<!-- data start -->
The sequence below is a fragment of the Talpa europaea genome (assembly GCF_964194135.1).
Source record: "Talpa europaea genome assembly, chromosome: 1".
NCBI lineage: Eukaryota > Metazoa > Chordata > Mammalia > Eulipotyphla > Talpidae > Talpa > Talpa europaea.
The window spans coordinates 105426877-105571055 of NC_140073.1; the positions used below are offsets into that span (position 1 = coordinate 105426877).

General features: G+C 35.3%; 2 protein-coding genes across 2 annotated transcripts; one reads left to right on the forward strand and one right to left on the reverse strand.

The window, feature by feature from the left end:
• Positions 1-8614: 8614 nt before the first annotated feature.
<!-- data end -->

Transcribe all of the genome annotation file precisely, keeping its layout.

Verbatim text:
The sequence below is a fragment of the Talpa europaea genome (assembly GCF_964194135.1).
Source record: "Talpa europaea genome assembly, chromosome: 1".
NCBI lineage: Eukaryota > Metazoa > Chordata > Mammalia > Eulipotyphla > Talpidae > Talpa > Talpa europaea.
The window spans coordinates 105426877-105571055 of NC_140073.1; the positions used below are offsets into that span (position 1 = coordinate 105426877).

General features: G+C 35.3%; 2 protein-coding genes across 2 annotated transcripts; one reads left to right on the forward strand and one right to left on the reverse strand.

The window, feature by feature from the left end:
• Positions 1-8614: 8614 nt before the first annotated feature.